Semipalmated Plover and Sanderling
Last week after presenting my Pollinator Garden program in Orleans and visiting the Nauset lighthouses, the next stopover was to my grandparent’s beach in Dennis, or I should say, the beach where my family summered as our grandparents are no longer living. It was close to sunset and I had the overwhelming wish to watch the sun go down from the same place where we perched atop the bluff and had watched the sunset thousands of times as children. It was more than a little dismaying upon arriving to see my Grandmother’s glorious seaside garden gone, replaced by grass, but even more so, to see that the great stairwell and wild rose-lined path to the beach, once enjoyed by all the neighbors, had been privatized. Despite all that and feeling very melancholy, I had a lovely walk along the shore, watched the spectacular sunset from the cliff’s edge, and came upon a gorgeous mixed flock of shore birds. They stayed awhile resting and feeding in the surf at the high tide line and none-too-shy, allowed for both filming and photographing in the fading rosy light.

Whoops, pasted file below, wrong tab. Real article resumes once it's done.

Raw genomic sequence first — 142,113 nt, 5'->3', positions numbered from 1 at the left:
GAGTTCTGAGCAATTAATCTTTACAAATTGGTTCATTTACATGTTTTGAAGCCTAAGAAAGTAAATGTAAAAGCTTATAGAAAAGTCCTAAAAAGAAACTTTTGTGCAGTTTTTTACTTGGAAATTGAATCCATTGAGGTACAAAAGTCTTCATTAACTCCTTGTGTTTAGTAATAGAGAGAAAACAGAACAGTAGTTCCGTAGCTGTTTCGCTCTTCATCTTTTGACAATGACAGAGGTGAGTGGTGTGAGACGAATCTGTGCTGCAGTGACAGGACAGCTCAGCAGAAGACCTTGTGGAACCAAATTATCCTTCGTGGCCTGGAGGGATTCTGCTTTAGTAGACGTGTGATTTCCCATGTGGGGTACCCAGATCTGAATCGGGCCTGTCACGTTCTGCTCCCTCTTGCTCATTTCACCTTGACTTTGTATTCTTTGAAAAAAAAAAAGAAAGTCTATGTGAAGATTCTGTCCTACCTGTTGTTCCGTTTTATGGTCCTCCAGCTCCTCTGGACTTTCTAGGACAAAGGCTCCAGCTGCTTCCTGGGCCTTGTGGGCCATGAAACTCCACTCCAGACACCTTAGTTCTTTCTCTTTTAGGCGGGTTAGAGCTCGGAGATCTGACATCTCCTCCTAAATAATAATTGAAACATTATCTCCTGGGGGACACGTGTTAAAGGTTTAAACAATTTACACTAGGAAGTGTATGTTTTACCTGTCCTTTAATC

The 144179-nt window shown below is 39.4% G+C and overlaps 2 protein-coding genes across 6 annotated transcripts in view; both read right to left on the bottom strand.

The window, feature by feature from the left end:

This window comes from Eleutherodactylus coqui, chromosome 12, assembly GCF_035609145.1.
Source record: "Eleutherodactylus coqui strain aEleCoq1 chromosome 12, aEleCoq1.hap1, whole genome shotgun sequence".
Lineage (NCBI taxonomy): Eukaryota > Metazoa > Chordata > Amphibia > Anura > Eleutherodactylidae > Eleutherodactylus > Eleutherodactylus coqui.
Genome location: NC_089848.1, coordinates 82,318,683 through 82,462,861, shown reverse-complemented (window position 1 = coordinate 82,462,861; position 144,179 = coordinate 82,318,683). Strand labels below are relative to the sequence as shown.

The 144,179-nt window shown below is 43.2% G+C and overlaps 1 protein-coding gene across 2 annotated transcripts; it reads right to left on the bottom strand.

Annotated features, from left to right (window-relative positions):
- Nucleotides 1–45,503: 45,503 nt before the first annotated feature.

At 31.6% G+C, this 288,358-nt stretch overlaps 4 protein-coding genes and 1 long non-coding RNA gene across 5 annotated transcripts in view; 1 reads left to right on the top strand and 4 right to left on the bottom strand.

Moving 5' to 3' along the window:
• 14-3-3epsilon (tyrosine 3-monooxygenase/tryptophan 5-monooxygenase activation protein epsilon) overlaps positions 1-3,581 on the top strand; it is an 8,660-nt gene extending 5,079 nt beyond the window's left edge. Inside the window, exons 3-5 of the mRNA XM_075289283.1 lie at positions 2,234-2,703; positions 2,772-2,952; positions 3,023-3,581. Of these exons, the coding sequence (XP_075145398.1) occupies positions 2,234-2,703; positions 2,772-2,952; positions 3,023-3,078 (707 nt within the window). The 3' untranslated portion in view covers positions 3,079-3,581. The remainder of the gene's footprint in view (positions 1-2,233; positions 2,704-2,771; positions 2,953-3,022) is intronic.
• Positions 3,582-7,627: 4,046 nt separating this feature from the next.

I believe these are Black-bellied Plovers in their winter plumage. Not only were they standing on one leg, they also run, or hop, along the beach at top speed, on one leg!
You can read an excerpt about my Grandmother’s Cape Cod garden in my book Oh Garden of Fresh Possibilities in the chapter titled “My Grandmother’s Gardens.”Camouflaged!
Thanks as always for yet another wonderful post from you, Kim!
Sent from my iPhone